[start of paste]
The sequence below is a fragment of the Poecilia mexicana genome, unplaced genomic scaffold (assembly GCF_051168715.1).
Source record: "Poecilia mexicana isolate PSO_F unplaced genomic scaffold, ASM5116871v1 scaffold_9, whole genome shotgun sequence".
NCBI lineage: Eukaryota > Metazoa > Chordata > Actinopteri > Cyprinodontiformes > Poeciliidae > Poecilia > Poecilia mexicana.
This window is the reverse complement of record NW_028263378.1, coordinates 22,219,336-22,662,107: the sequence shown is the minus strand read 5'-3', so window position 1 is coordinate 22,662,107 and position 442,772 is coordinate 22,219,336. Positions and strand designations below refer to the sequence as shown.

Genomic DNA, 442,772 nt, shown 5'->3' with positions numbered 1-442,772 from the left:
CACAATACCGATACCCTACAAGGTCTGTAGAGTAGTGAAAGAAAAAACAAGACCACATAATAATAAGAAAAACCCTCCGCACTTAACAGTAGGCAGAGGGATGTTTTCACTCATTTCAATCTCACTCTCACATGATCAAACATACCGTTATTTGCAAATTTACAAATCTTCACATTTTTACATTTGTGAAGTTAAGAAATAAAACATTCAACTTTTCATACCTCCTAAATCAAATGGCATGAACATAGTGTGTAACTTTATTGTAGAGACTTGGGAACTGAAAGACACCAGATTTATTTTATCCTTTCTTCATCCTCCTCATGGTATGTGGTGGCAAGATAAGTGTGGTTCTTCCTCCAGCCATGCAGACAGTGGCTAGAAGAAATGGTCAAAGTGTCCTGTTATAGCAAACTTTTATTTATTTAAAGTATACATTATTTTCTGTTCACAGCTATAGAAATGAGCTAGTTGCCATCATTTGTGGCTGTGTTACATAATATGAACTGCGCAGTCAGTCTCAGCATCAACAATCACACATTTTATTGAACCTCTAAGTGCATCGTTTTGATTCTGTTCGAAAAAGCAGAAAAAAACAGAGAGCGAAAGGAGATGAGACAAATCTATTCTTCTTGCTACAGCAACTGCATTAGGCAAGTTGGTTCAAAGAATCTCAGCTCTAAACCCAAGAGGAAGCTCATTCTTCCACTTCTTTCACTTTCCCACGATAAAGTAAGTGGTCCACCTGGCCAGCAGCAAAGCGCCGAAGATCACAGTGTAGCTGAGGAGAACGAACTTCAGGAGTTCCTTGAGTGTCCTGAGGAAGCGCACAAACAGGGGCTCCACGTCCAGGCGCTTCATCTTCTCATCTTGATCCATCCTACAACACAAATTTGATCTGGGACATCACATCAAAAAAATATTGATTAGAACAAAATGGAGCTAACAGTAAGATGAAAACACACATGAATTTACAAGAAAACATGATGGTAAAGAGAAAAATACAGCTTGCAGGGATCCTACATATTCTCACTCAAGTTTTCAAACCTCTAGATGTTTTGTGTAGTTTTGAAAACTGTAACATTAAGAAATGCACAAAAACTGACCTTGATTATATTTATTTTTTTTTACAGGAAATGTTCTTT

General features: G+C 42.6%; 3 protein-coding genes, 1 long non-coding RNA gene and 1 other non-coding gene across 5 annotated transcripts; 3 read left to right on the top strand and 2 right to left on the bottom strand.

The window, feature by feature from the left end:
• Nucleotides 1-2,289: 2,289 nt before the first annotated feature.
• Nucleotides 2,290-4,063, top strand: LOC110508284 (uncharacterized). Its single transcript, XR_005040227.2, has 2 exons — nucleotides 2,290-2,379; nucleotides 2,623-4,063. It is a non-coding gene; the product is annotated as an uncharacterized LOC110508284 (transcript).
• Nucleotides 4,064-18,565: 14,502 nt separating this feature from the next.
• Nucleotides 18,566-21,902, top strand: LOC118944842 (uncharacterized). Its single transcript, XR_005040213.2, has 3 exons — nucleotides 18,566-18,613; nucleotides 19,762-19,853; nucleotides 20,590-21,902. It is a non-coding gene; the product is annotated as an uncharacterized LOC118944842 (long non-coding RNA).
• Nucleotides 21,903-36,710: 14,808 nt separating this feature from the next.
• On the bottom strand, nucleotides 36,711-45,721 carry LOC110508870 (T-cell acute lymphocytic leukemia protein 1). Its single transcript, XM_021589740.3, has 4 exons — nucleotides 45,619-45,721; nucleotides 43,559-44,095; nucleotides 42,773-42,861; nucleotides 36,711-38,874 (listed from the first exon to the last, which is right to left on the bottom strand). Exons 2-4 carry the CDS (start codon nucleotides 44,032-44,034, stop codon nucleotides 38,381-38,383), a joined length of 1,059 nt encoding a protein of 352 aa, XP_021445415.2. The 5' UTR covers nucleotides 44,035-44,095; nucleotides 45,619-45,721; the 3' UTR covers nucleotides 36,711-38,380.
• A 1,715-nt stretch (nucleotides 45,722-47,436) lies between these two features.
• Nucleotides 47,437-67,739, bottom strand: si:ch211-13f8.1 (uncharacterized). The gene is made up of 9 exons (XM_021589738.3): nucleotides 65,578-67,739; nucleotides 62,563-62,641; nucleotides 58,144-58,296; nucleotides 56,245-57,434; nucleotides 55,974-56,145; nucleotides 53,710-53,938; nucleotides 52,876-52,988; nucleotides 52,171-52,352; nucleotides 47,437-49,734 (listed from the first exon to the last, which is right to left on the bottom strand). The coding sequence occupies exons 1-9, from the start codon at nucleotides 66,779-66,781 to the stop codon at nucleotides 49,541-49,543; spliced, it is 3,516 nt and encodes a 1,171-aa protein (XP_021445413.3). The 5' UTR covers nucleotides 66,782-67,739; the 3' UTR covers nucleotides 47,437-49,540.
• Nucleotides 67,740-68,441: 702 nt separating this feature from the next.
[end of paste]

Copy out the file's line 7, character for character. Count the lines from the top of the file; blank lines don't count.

General features: G+C 42.6%; 3 protein-coding genes, 1 long non-coding RNA gene and 1 other non-coding gene across 5 annotated transcripts; 3 read left to right on the top strand and 2 right to left on the bottom strand.